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Making a movie can be an exciting and rewarding experience, but it's also a lot of work. So a shot list is one of the essential tools a filmmaker can have. That detailed plan breaks down every shot needed to tell the story.
By creating a shot list, filmmakers can ensure that cameras capture their vision and that their production runs smoothly.
Whether you're a seasoned pro or just starting, a shot list helps you track what shots you need to get, in what order, and with what equipment. That can save you time and money by ensuring you have everything you need on set and don't waste time shooting unnecessary footage. These are the basics of creating a shot list for filmmakers of all levels.
When filmmakers start planning their shoots, the director and production manager (or associate producer) typically work together to create a shot list.
There are several factors to consider when organizing the shot list to make things efficient, and here are the most important ones:
When planning the order of shots, location and time of day are two significant factors to consider. The general rule of thumb is to group all the scenes in the same location, regardless of where they appear in the script.
For instance, if four scenes are set in a restaurant kitchen, we would shoot them all together, even if they occur at different points in the story. That saves time and resources, as we can skip traveling back and forth to the exact location and setting up equipment multiple times.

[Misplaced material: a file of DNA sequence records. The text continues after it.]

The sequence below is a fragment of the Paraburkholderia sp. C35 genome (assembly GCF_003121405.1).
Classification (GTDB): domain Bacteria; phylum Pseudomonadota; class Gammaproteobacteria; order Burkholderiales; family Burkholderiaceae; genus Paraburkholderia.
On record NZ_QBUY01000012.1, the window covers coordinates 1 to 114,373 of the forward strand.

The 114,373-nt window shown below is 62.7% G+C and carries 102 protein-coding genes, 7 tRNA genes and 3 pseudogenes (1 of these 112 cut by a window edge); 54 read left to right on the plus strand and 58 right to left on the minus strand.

This approach allows us to be more efficient with our time and resources and helps us to streamline the production process. For example, imagine having to set up the kitchen scene multiple times; if we shot the scenes separately, it would be a waste of time and energy.
By grouping them, we can shoot all kitchen scenes simultaneously and move on to the following location on the schedule.
A camera setup is the placement of the camera for each principal camera angle from which we can shoot one or multiple shots. With that in mind, one important thing to remember when making a shot list is to group the different camera setups to get the right angle for your desired scenes.
But setting up a camera is just the beginning. Once you've figured out where to put the camera, you must ensure the set looks right, set up the lighting, and get the sound.
Grouping shots with the same camera setup on the shot list helps us avoid wasting time by repeatedly setting up and taking down the same equipment for different images.
Generally, we like to start shooting wide shots and work our way toward close-ups. Look at scene #16 (see illustration left: Shot List 7/20/10) for an example. We hit the master shot 16A first, followed by the reverse shots 16B and 16C. There are a few reasons for this.
The master scene typically covers more of the script and shows more space, requiring more attention to set details, lighting, etc. If we run out of time and can't shoot everything, it's usually easier to come back and shoot a close-up later.